Turtles Are Dying Out Worldwide, Here's Why It Matters
Turtles might seem like the world's steadiest creatures, but their population is in serious decline — and that's bad news for the planet.
New research paints a dire picture of turtles as 61 percent of the 356 species of turtles are already threatened or extinct.
In a new study published in the journal BioScience, a team of scientists from various institutions reveals that turtles are one of the most threatened among the major vertebrate groups. This could, the authors say, have serious consequences on the ecological landscape.
"Turtles contribute to the health of many environments, including desert, wetland, freshwater and marine ecosystems, and declines may lead to negative effects on other species, including humans, that may not be immediately apparent," Jeffrey Lovich, lead author and U.S. Geological Survey scientist, explains in a press release from the University of Georgia.
The Disappearance Of The World's Turtles
As far back as the age of dinosaurs millions of years ago, turtles have roamed the Earth. However, the destruction of their habitats, disease, climate change, and over-exploitation for pets and food have caused their population to drop dramatically.
Whit Gibbons, senior author and professor emeritus at University of Georgia's Savannah River Ecology Laboratory and Odum School of Ecology, says in a statement that the purpose of the study is to inform people about the numerous, critical ecological roles of turtles.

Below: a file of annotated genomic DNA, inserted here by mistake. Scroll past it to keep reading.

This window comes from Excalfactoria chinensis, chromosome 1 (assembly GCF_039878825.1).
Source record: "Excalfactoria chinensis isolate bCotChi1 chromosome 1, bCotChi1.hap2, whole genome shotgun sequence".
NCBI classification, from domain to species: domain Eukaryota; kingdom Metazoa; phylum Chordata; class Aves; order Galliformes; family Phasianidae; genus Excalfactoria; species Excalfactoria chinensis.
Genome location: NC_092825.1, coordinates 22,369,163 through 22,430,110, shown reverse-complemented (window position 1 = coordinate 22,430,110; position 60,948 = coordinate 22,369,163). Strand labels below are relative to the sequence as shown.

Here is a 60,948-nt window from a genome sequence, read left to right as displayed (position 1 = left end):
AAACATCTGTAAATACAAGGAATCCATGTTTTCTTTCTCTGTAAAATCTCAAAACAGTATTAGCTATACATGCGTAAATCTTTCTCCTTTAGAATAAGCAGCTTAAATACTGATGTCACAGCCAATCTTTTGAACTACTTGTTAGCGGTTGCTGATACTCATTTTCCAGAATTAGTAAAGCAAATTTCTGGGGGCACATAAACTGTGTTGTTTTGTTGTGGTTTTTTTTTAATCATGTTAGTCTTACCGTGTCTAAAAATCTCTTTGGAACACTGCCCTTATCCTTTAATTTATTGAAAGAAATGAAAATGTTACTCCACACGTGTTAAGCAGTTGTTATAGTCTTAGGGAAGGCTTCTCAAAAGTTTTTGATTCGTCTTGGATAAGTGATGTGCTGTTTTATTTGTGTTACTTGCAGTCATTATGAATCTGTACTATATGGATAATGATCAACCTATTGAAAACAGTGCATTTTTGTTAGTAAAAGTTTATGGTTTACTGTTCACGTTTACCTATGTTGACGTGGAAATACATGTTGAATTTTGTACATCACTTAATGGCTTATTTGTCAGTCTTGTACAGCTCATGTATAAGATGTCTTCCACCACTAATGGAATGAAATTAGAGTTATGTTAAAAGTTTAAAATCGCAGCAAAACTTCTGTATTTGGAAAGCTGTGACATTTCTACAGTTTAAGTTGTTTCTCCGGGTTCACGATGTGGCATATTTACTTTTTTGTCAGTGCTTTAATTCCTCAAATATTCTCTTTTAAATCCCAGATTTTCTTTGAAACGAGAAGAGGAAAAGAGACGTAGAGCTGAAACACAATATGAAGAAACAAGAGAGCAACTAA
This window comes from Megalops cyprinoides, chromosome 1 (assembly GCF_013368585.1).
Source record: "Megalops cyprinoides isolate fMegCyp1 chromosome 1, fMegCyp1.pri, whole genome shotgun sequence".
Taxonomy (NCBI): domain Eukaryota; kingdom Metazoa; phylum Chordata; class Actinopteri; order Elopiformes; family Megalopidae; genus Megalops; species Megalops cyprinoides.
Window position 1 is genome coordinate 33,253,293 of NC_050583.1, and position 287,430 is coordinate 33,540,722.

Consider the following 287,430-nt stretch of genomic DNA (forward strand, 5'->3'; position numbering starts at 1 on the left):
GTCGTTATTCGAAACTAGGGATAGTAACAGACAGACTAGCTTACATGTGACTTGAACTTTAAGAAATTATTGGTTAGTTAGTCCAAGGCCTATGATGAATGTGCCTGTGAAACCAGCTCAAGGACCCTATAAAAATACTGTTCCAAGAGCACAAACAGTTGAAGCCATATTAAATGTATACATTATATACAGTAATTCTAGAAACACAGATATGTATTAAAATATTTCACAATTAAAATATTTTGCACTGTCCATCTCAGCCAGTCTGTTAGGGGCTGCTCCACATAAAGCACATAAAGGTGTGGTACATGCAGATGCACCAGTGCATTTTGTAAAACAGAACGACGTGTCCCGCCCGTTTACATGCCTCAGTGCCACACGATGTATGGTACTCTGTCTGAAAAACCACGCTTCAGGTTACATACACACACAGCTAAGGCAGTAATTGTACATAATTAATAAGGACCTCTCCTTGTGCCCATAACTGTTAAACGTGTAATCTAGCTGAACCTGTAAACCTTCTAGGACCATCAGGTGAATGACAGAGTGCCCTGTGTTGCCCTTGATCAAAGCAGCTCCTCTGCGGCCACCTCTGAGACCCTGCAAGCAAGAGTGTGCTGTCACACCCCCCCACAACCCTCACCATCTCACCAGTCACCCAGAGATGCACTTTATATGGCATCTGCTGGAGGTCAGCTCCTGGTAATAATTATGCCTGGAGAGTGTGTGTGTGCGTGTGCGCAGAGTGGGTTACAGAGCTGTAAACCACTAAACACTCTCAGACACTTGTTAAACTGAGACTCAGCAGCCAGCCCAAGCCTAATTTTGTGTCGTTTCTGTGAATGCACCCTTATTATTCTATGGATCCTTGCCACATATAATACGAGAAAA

Turtles Are Crucial To The Food Chain
One of the important qualities of turtles is how diverse they are when it comes to food. Turtles can be herbivores, omnivores, or carnivores, and range from specialists who feed on just a handful of food sources or generalists who have a wider spectrum of choices. This diversity allows them to have a major impact in food webs of their habitats all over the world.
In some areas, the sheer density of the turtle population make them an integral part of the ecosystem. With their number, other species that feed on them and their eggs are assured a large pool of potential food.
Turtles Disperse Plant Seeds
For plants, turtles are also extremely important as they distribute the seeds of many plant species. When they eat, some seeds are not destroyed by the digestive process and instead make its way out of the animal's body in convenient dispersal. Certain seeds even germinate better after going through this process.
Some turtles are the main dispersal agents of certain plants and their seeds, so their disappearance can hasten the extinction of these flora as well.
Turtles Create Homes For Other Animals
Turtles may carry a convenient shelter on their back, but they apparently make habitats for other creatures.
The Agassiz's desert tortoise and the gopher tortoise are both known to dig burrows that are used as habitats by other species including bobcats, foxes, rabbits, snakes, spiders, insects, amphibians, and other reptiles. Some plant species also sprout from the burrow entrances.
These are only a few yet very crucial roles that turtles play in the ecological landscape. Unfortunately, many species are in serious decline and in danger of disappearing completely.
"Our hope is that everyone will be encouraged to engage in concerted efforts to conserve their well-earned legacy as part of our natural habitats," Gibbons says.